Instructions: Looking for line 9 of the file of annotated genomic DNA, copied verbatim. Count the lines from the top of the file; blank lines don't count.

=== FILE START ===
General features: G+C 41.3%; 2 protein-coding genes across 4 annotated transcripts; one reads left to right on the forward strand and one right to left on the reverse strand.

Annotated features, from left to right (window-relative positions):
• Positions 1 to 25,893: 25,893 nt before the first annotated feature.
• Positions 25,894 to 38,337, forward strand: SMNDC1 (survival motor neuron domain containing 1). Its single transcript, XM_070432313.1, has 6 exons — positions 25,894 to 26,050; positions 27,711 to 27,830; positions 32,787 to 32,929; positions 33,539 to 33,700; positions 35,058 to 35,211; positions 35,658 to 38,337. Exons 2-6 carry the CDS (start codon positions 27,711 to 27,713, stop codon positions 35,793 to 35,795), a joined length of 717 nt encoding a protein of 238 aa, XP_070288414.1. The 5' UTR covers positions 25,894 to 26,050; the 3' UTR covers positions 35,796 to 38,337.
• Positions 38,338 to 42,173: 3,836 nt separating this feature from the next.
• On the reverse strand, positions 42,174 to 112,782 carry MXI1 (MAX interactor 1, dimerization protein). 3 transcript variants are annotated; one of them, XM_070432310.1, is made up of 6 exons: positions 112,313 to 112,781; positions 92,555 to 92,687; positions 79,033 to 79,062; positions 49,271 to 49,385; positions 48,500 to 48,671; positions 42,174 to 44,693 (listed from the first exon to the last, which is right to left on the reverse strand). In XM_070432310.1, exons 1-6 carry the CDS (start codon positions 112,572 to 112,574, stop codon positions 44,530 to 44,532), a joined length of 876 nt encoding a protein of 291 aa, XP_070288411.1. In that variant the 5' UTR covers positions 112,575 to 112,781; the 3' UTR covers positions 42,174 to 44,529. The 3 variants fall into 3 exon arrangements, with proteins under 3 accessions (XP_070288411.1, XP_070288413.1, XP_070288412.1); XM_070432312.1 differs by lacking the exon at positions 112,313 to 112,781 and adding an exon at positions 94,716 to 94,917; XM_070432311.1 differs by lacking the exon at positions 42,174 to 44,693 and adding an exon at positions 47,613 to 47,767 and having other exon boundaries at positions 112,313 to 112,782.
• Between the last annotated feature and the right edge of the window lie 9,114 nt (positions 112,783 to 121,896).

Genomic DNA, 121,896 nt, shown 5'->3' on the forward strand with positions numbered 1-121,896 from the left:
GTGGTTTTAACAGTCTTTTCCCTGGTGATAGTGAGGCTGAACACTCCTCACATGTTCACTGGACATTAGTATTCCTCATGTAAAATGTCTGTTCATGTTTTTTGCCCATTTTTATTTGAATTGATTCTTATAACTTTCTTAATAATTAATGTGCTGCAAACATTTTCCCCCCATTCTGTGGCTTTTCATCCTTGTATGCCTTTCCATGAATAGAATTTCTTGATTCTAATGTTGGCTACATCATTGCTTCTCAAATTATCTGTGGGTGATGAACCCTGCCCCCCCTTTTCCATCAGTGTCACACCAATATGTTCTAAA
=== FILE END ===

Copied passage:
GTGGTTTTAACAGTCTTTTCCCTGGTGATAGTGAGGCTGAACACTCCTCACATGTTCACTGGACATTAGTATTCCTCATGTAAAATGTCTGTTCATGTTTTTTGCCCATTTTTATTTGAATTGATTCTTATAACTTTCTTAATAATTAATGTGCTGCAAACATTTTCCCCCCATTCTGTGGCTTTTCATCCTTGTATGCCTTTCCATGAATAGAATTTCTTGATTCTAATGTTGGCTACATCATTGCTTCTCAAATTATCTGTGGGTGATGAACCCTGCCCCCCCTTTTCCATCAGTGTCACACCAATATGTTCTAAA